"Double Blessing challenges us to reframe our perception of blessing, seeing God's gifts as opportunities for increased generosity." —Pastor Louie Giglio


Summary: God proved His love for us by what He was willing to give up for us: His Son.

When a man wants to prove His love for a woman, what does he do?

• He may write a poem.

• He may compose a song

• He may buy her an expensive gift.

• He may ask her to marry him.

What did God do to prove His love for us? Romans 5:8 gives us the answer: “But God demonstrates his own love for us in this: While we were still sinners, Christ died for us.”

The Big Idea: God proved His love for us by what He was willing to GIVE UP for us: His Son.

Why does God love us? “God is love” (1 John 4:8).

What is love? Dictionaries usually define “love” as deep affection or fondness.” The Bible defines it as self-sacrifice.

• “For God so loved the world that he gave his one and only Son…” (John 3:16).

• “Husbands, loves your wives, just as Christ loved the church and gave himself up for her” (Ephesians 5:25).

• “…the Son of God, who loved me and gave himself for me” (Galatians 2:20).

I. The Action of God’s Love

In Romans 5:8 we are given the gospel in four words: “Christ died for us.” Every one of those four words is extremely important.

A. The person who died: “Christ”

Jesus Christ is God (the Son) who became a man. “The Word became flesh and made his dwelling among us” (John 1:14a). John 1:1 says, “The Word was God.” Why did God become a man? So He could die for us.

Would you be willing to become an ant in order to die for them? What Christ did was so much more humbling.

Christ died WILLINGLY.

“It is appointed unto men once to die” (Hebrews 9:27 KJV). For us, death is an appointment; but, for Christ, it was a choice. “No one takes [my life] from me, but I lay it down of my own accord” (John 10:18a).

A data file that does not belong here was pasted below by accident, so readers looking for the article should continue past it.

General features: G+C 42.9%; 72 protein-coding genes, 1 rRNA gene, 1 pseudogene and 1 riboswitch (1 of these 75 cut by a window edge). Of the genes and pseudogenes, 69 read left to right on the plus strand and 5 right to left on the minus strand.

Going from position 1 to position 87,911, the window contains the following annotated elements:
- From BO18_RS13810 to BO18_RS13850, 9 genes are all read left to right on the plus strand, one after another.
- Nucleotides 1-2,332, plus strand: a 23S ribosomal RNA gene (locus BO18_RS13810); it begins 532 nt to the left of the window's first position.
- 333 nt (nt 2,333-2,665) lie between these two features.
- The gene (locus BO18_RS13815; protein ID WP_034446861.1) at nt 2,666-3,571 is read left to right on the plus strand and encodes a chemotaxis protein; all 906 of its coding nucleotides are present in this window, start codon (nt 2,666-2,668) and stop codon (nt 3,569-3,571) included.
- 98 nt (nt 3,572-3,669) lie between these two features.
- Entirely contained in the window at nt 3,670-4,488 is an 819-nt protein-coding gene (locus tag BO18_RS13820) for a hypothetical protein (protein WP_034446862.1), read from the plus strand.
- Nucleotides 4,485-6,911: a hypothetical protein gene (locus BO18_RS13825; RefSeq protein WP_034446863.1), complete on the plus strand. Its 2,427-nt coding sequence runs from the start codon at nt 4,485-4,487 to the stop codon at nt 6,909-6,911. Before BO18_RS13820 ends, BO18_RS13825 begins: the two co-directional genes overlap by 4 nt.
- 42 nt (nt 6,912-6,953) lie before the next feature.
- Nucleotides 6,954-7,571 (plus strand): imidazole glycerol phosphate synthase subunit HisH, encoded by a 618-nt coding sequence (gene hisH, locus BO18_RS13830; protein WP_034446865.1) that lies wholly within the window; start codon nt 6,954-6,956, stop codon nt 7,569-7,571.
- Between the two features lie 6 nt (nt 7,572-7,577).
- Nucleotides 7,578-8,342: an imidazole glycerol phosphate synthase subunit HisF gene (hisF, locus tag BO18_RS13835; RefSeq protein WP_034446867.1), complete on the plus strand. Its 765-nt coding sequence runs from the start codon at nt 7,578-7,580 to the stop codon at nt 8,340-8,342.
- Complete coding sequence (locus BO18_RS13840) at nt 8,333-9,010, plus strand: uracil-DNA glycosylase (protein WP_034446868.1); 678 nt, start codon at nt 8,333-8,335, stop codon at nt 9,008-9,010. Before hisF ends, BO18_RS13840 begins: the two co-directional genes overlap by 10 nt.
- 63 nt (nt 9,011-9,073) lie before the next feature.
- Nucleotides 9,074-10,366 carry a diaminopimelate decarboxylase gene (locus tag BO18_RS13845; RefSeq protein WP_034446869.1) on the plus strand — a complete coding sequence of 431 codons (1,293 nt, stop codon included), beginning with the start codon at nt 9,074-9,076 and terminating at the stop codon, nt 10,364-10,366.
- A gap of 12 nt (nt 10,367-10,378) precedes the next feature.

B. The death He died: “Died”

Christ “became obedient to death—even the death of the cross” (Philippians 2:8). He didn’t experience an ordinary death. He suffered the death of the cross.

Christ died in HUMILIATION and AGONY.

We view the cross much differently than people of the first century did. Today we adorn our cemeteries and churches with crosses, and some people wear them around their necks. But in ancient times, crucifixion was synonymous with horror and shame. It was a death inflicted on criminals.

The cross was so offensive to the Romans that they refused to allow their own citizens to be crucified, no matter what they had done. Cicero (106-43 B.C.), the Roman orator, called crucifixion “a most cruel and disgusting punishment.” He said, “It is a crime to put a Roman citizen in chains, it is an enormity to flog one, sheer murder to slay one, what, then, shall I say of crucifixion? It is impossible to find the word for such an abomination.” Cicero also said, “Let the very mention of the cross be far removed not only from a Roman citizen’s body, but from his mind, his eyes, his ears.”

Those crucified were made a public spectacle, often being affixed to crosses in bizarre positions, and their bodies left to be devoured by vultures. For hours (if not days), the person would hang in the heat of the sun, stripped naked and struggling to breathe. In order to avoid asphyxiation, he must push himself up with his legs and pull with his arms, triggering muscle spasms causing unimaginable pain. The end would come through heart failure, brain damage caused by reduced oxygen supply, suffocation, or shock. Atrocious physical agony, length of torment, and public shame combined to make crucifixion a most terrible form of death.

Imagine the Son of God nailed naked to a cross.

C. The way He died: “For”

“For” {huper} = “on behalf of.”

Christ died IN MY PLACE.

During the U.S. Civil War, a farmer named Blake was drafted as a soldier. He was deeply troubled about leaving his family because his wife had died and there would be no one to support and take care of his children in his absence. The day before he was to leave for the army, his neighbor Charlie Durham came to visit him. “Blake,” he said, “I’ve been thinking. You’re needed here at home, so I’ve decided to go in your place.” The farmer was so overwhelmed that for a few moments he was speechless. The offer seemed too good to be true. He grasped the hand of the young man and praised God for this one who was willing to go as his substitute. Sadly, Charlie was shot and killed in the first battle. When the farmer heard the bad news, he immediately saddled his horse and rode out to the battlefield. He found the body of his friend and arranged to have it buried in the churchyard near the spot where they had often stopped to talk after the services. On a piece of marble he carved the inscription with his own hands. It was roughly done, but with every blow of the hammer on the chisel, tears fell from his eyes. He placed the marker on the grave of his devoted substitute. Many villagers wept as they read the brief but touching inscription: He died for me.

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